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Personal animosity between Argentine, Brazilian leaders complicating relations between South America’s largest economies

Personal animosity between Argentine, Brazilian leaders complicating relations between South America’s largest economies

Dignitaries from throughout Latin America will converge on Buenos Aires on Tuesday for the presidential inauguration of Alberto Fernández. The head of Argentina’s largest and most important neighbor plans to stay away.

“I won’t go, it’s decided,” said Brazilian President Jair Bolsonaro after Fernández defeated his ally, President Mauricio Macri, at the polls in October. Argentina “chose poorly,” Bolsonaro said. “I encouraged the other one.”

As South America melts down — Colombia the latest nation to erupt in mass protests, Bolivia searching for a consensus leader, Venezuela lurching into another year of economic, political and humanitarian crises — its two largest economies have been relative oases of calm, run by like-minded leaders cooperating on finance, trade and security. Now, the growing personal animosity between Bolsonaro and Fernández is threatening that stability.

Bolsonaro, a right-wing populist, has called Fernández and his vice president, Cristina Fernández de Kirchner, “leftist bandits,” and said their election threatens the Mercosur regional trading bloc.

 

Fernández, a Peronista with ties to the region’s leftists, has labeled Bolsonaro a misogynist and racist. He took time during his victory speech to call on Brazil to release imprisoned former president Luiz Inácio Lula da Silva, a Bolsonaro adversary. (Lula, convicted of corruption in 2017, left prison last month after Brazil’s Supreme Court ruled that some criminal defendants may remain free until they exhaust their appeals.)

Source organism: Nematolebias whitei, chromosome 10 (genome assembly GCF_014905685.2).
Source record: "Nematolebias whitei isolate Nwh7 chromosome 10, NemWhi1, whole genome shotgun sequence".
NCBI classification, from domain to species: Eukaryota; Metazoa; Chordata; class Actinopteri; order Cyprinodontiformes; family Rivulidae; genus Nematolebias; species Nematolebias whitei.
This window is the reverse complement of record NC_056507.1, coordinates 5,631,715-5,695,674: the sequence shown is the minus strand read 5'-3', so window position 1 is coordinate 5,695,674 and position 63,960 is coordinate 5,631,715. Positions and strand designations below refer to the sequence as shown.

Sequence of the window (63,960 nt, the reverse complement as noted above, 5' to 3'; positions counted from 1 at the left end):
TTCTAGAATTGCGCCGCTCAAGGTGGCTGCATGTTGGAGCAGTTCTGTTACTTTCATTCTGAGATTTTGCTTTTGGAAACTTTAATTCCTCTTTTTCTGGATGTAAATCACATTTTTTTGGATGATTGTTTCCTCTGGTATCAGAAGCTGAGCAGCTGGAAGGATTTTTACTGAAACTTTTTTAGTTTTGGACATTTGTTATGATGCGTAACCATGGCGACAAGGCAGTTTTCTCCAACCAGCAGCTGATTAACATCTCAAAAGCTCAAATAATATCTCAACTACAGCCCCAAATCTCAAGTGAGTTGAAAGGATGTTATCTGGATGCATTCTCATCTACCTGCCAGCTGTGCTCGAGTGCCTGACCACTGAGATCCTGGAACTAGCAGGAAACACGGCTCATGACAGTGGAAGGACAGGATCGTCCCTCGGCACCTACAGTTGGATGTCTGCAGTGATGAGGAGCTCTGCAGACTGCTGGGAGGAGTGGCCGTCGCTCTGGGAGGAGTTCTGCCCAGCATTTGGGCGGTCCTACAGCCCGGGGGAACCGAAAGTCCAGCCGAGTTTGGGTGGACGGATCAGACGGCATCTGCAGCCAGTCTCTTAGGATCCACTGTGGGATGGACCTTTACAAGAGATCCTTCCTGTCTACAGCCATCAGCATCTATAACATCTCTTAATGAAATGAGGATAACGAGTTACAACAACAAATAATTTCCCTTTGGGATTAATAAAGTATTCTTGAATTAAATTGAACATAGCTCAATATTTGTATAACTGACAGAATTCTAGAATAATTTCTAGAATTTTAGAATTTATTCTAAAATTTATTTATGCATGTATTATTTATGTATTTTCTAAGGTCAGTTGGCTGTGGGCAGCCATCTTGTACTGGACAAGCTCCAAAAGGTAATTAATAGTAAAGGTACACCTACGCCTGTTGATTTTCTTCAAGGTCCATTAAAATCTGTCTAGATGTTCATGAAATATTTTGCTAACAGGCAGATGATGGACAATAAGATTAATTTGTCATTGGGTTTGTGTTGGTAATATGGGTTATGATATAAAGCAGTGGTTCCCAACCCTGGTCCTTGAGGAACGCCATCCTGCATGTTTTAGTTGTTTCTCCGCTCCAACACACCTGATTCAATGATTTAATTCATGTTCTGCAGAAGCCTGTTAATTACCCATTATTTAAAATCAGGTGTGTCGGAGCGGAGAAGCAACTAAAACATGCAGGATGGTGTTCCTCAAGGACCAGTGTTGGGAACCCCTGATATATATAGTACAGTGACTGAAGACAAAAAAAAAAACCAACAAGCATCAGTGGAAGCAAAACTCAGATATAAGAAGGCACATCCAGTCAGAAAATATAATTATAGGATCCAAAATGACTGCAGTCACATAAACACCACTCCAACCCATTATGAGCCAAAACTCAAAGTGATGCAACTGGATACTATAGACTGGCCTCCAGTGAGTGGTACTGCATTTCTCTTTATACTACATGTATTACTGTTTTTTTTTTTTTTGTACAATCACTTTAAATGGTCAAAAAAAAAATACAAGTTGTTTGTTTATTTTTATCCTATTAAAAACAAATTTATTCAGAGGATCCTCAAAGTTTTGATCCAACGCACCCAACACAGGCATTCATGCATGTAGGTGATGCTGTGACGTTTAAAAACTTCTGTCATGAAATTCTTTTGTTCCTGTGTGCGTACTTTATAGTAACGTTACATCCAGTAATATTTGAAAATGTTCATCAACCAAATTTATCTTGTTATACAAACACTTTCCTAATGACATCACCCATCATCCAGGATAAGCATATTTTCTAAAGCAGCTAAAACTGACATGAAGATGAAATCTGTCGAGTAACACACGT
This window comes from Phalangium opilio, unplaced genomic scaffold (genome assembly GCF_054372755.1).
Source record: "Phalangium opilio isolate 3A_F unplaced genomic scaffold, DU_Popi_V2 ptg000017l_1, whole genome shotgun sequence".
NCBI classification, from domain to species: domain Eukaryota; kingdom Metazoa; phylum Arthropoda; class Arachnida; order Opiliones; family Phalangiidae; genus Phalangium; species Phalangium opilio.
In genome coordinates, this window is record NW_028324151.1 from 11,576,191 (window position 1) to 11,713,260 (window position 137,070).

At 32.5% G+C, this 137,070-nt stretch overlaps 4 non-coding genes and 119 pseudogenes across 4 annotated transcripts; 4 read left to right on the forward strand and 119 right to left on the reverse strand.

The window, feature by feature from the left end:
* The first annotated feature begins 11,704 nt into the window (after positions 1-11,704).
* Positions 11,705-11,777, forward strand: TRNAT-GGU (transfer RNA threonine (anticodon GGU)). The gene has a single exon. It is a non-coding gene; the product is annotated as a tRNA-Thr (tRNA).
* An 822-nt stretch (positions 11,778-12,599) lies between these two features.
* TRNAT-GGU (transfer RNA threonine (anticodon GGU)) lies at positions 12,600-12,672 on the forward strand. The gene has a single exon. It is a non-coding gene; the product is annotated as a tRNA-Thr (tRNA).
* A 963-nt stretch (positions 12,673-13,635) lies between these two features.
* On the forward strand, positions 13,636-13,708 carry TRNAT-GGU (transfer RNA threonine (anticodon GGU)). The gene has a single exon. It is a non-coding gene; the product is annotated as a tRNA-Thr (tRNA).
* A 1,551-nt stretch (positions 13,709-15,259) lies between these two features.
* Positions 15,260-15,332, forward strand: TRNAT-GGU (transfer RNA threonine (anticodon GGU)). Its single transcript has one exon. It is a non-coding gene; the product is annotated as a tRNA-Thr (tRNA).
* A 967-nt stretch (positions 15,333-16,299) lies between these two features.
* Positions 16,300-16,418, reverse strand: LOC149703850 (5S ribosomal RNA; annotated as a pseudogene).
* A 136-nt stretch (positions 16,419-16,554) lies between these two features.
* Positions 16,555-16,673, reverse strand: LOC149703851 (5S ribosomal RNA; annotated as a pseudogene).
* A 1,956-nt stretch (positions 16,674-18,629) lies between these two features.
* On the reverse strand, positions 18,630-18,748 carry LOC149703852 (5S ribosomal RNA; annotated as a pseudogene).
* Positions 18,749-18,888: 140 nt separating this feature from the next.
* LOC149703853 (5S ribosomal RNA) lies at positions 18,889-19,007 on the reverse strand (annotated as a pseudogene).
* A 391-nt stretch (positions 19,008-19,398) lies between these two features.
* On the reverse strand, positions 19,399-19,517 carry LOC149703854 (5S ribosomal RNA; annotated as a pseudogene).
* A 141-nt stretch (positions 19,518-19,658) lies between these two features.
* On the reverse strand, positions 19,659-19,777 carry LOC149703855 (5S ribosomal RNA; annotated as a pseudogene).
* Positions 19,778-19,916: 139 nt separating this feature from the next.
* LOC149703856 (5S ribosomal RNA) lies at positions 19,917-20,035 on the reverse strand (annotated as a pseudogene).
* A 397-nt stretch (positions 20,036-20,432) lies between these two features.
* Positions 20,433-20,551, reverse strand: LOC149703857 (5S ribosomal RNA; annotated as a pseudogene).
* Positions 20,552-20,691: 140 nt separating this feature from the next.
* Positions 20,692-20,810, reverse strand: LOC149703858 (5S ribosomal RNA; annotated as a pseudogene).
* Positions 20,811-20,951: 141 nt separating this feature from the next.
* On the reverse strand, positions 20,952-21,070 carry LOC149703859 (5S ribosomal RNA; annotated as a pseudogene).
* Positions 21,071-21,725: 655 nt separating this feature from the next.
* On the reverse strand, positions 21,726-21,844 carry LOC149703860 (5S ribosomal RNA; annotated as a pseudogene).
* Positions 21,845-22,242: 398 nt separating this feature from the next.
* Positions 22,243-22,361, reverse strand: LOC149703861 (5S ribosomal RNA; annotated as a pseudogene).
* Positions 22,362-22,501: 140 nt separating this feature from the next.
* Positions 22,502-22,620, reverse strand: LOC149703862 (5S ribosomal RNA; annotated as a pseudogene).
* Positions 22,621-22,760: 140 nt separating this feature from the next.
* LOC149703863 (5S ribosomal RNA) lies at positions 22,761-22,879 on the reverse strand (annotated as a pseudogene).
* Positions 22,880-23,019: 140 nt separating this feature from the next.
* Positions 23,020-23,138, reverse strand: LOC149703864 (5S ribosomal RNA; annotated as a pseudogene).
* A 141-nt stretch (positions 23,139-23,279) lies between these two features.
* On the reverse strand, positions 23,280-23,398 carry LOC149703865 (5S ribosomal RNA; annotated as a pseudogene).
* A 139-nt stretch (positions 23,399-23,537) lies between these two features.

“There is a real fragmentation of the region now, both symbolized and driven by the Brazil-Argentina cleavage,” said Benjamin Gedan, deputy director of the Latin American Program at the Wilson Center in Washington. “You can describe what’s happening with Brazil and Argentina as a function of a regional rivalry, but the reality is that Bolsonaro is an extremist in the region, and that not only limits soft power but can generate some conflict.”

While Argentina and Brazil maintain an intense soccer rivalry and have often pursued divergent policy goals, in recent decades they have largely navigated similar ideological waters, emerging from military dictatorships to establish successful democracies, electing leftist leaders during Latin America’s pink tide of the early 2000s and supporting conservative politicians seeking open markets and free-trade deals more recently.

But Bolsonaro, a business-boosting, President Trump-admiring conservative, could not be further removed ideologically from Fernández, who was an official in the leftist administrations of Kirchner and her husband, Nelson Kirchner. Fernández, seen as more moderate than Cristina Kirchner, has nonetheless said he will rethink a free-trade agreement with Europe. He also has criticized the United States for cheering the ouster of Bolivian President Evo Morales and promised to seek alternatives to Macri’s austerity measures.

The two countries face different economic challenges. Argentina, suffering from mounting inflation, is skirting its ninth sovereign debt default. Brazil is trying to revive its economy by lifting trade barriers.

“We are seeing two different macroeconomic scenarios, on top of two apparently different ideologies,” said Federico Servideo, president of the Brazilian-Argentine Chamber of Commerce. “In Brazil, you have a pro-free-market government, and in Argentina, both due to financial and ideological limits, a more closed economy.”